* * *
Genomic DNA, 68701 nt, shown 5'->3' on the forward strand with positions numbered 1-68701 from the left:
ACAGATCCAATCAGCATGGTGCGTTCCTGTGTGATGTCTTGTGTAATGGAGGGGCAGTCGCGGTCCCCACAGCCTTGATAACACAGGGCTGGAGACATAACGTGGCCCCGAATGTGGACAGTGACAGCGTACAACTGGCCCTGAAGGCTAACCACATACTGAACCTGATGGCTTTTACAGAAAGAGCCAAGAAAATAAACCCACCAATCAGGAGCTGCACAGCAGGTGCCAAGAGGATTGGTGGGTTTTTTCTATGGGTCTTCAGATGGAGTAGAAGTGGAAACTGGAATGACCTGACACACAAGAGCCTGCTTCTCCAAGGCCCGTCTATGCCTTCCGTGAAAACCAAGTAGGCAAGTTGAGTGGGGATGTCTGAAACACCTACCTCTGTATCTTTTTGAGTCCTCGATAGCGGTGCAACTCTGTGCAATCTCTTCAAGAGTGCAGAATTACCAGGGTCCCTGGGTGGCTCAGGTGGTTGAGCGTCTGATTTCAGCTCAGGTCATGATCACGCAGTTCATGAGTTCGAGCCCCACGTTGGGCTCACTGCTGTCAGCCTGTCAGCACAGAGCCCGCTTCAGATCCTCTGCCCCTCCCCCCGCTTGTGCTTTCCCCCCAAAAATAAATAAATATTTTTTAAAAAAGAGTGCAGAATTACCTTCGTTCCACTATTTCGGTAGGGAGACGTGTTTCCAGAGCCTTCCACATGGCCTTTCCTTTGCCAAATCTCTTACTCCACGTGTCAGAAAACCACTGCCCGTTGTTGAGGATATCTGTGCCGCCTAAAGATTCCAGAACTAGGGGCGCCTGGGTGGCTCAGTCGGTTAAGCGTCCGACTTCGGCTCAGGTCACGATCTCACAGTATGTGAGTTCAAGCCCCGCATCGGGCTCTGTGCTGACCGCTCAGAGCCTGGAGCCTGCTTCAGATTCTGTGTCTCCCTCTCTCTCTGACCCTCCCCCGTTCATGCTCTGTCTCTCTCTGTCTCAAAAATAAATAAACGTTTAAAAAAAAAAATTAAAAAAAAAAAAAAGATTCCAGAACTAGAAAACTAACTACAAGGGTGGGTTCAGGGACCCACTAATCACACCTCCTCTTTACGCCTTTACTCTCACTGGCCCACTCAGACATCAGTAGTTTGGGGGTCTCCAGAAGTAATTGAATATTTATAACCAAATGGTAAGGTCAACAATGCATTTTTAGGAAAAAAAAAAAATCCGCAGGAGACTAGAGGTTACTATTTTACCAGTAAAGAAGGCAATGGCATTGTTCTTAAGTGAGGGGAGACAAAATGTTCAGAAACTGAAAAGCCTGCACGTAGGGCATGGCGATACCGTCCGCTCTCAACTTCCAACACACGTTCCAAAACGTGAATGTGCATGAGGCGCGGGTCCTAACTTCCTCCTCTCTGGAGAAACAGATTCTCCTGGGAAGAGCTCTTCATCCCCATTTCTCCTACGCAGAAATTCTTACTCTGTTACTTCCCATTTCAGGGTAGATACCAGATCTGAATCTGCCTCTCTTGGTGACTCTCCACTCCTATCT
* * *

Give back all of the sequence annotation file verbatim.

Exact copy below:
Genomic DNA, 68701 nt, shown 5'->3' on the forward strand with positions numbered 1-68701 from the left:
ACAGATCCAATCAGCATGGTGCGTTCCTGTGTGATGTCTTGTGTAATGGAGGGGCAGTCGCGGTCCCCACAGCCTTGATAACACAGGGCTGGAGACATAACGTGGCCCCGAATGTGGACAGTGACAGCGTACAACTGGCCCTGAAGGCTAACCACATACTGAACCTGATGGCTTTTACAGAAAGAGCCAAGAAAATAAACCCACCAATCAGGAGCTGCACAGCAGGTGCCAAGAGGATTGGTGGGTTTTTTCTATGGGTCTTCAGATGGAGTAGAAGTGGAAACTGGAATGACCTGACACACAAGAGCCTGCTTCTCCAAGGCCCGTCTATGCCTTCCGTGAAAACCAAGTAGGCAAGTTGAGTGGGGATGTCTGAAACACCTACCTCTGTATCTTTTTGAGTCCTCGATAGCGGTGCAACTCTGTGCAATCTCTTCAAGAGTGCAGAATTACCAGGGTCCCTGGGTGGCTCAGGTGGTTGAGCGTCTGATTTCAGCTCAGGTCATGATCACGCAGTTCATGAGTTCGAGCCCCACGTTGGGCTCACTGCTGTCAGCCTGTCAGCACAGAGCCCGCTTCAGATCCTCTGCCCCTCCCCCCGCTTGTGCTTTCCCCCCAAAAATAAATAAATATTTTTTAAAAAAGAGTGCAGAATTACCTTCGTTCCACTATTTCGGTAGGGAGACGTGTTTCCAGAGCCTTCCACATGGCCTTTCCTTTGCCAAATCTCTTACTCCACGTGTCAGAAAACCACTGCCCGTTGTTGAGGATATCTGTGCCGCCTAAAGATTCCAGAACTAGGGGCGCCTGGGTGGCTCAGTCGGTTAAGCGTCCGACTTCGGCTCAGGTCACGATCTCACAGTATGTGAGTTCAAGCCCCGCATCGGGCTCTGTGCTGACCGCTCAGAGCCTGGAGCCTGCTTCAGATTCTGTGTCTCCCTCTCTCTCTGACCCTCCCCCGTTCATGCTCTGTCTCTCTCTGTCTCAAAAATAAATAAACGTTTAAAAAAAAAAATTAAAAAAAAAAAAAAGATTCCAGAACTAGAAAACTAACTACAAGGGTGGGTTCAGGGACCCACTAATCACACCTCCTCTTTACGCCTTTACTCTCACTGGCCCACTCAGACATCAGTAGTTTGGGGGTCTCCAGAAGTAATTGAATATTTATAACCAAATGGTAAGGTCAACAATGCATTTTTAGGAAAAAAAAAAAATCCGCAGGAGACTAGAGGTTACTATTTTACCAGTAAAGAAGGCAATGGCATTGTTCTTAAGTGAGGGGAGACAAAATGTTCAGAAACTGAAAAGCCTGCACGTAGGGCATGGCGATACCGTCCGCTCTCAACTTCCAACACACGTTCCAAAACGTGAATGTGCATGAGGCGCGGGTCCTAACTTCCTCCTCTCTGGAGAAACAGATTCTCCTGGGAAGAGCTCTTCATCCCCATTTCTCCTACGCAGAAATTCTTACTCTGTTACTTCCCATTTCAGGGTAGATACCAGATCTGAATCTGCCTCTCTTGGTGACTCTCCACTCCTATCT